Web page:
Another year of western wildfires is now over, if the wildfire season ever actually ends anymore. It’s depressing. Last fall, I spent the first half of my sabbatical in Oregon. I was all excited to do a bunch of high mountain hiking in the Oregon Cascades. But the worst fires in decades completely ruined that dream of mine and who knows if I will ever have that much time in Oregon again. The days of Beijing-like air quality from smoke rolling into the Willamette Valley was something I had never experienced before but it is something increasingly normal for westerners. Anyway, I thought this was a good essay about it, from someone who grew up in northeastern Washington.
So routine, in fact, that researchers now study the mental health effects of prolonged exposure to the “smoke apocalypse.” Last summer, New York Times contributing opinion writer (and, like me, a Pacific Northwesterner) Lindy West described smoke-blanketed Seattle, four hours southwest of Okanogan County, as filled with “the claustrophobia, the tension, the suffocating, ugly air,” and rightly pointed to it as a phenomenon exacerbated by climate change. “In Seattle, in a week or so, a big wind will come and give us our blue sky back,” she wrote. “Someday, though, it won’t.”
Indeed, friends of my parents are talking about moving away. Those who stay long for the smoke to clear and for the summer sky to be as blue as it once was. But this nostalgia is worth attending to, for how we talk about the wildfires is also how we talk about the West. The idea of the West—as region, ideology, national mythos—is all about desiring the authentic in a landscape of inauthenticity, about safely yearning for something never there in the first place, about obscuring violence with romance.
Since the landscape of the West is indelibly shaped by its own story, talking about land in the West always contains a moral. How we talk about the wildfires illustrates the tension at the heart of the western myth itself, one that will need to collapse from its own weight if we ever hope to see the sky for what it truly is. And each summer now, that sky is on fire.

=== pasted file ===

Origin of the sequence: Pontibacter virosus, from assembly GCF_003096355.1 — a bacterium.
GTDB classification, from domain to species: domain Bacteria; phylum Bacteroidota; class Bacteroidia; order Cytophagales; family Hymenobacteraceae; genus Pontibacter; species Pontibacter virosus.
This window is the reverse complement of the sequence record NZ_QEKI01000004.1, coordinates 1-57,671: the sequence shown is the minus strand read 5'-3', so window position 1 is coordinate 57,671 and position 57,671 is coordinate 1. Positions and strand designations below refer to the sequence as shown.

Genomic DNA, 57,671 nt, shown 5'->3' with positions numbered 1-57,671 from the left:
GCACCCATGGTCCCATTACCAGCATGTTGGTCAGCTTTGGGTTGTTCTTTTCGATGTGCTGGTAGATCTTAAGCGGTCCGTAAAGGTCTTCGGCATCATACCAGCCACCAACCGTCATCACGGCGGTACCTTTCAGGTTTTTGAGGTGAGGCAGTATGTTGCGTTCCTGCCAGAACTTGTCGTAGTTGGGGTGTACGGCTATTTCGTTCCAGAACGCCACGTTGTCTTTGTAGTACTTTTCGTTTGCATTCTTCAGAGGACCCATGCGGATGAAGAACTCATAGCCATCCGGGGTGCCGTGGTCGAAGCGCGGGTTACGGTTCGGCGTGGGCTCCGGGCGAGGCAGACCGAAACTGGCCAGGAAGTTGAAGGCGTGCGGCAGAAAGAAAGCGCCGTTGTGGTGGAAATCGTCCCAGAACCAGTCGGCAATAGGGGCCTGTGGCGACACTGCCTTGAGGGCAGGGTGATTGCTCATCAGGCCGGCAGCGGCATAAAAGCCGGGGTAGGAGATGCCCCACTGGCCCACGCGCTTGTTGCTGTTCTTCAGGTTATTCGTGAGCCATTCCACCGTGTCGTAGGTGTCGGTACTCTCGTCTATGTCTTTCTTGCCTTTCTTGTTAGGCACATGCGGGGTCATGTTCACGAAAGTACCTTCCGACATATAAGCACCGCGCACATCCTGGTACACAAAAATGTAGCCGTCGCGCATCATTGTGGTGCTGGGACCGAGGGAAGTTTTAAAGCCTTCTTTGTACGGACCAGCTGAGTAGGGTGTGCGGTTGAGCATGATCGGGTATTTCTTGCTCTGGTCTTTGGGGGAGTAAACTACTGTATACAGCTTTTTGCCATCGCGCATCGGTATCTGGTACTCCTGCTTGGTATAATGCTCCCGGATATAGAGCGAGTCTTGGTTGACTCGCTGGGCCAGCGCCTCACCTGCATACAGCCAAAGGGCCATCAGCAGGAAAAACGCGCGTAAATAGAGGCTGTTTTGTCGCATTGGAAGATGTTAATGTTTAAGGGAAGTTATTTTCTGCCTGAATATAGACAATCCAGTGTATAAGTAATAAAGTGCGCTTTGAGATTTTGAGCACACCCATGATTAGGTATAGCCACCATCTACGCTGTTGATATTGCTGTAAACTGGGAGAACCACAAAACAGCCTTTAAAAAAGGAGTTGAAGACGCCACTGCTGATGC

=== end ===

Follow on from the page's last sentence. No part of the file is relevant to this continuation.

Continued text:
Creating defensible space involves reducing excessive vegetation (shrubs, dense clusters of trees, dried grass) from around the house, and replacing them with well-irrigated lawn or flowerbeds, as well as surrounding your home with inflammable materials to deflect burning embers. Depending on your particular vegetation type and the percent of slope on which your house rests, you will need between 30 to 200 feet of defensible space surrounding your home.
The idea of defensible space strikes me as an intrinsically western one. It has taken a tremendous amount of government money, environmental engineering, and colonial violence for there to be such a thing as “private property” in the West, and for people to live out their—historically speaking—absurd fantasies of independence and self-reliance, to create their own western defensible space. And yet still, for the one third of the United States that lives in the wildland-urban interface, each house in each subdivision attempts to surround itself by its own barrier of self-created defensible space, each pretending to be self-reliant yet in need of massive federal funds for power, water, roads, and firefighting.
I don’t want my parents’ home to burn. I spent part of my trip home this summer helping them water the lawn and flower beds around the house and mow the dried pasture grass—all the while contemplating the stumps of larches that had been cut down outside my bedroom window. And yet I recognize that the demand and the desire to live in the West, as it has long been practiced in this country, is destroying the possibility of actually doing so. Defensible space is the present lodged securely within its own narrowed future. If the western narrative stays in this future anterior tense, the story will always end badly.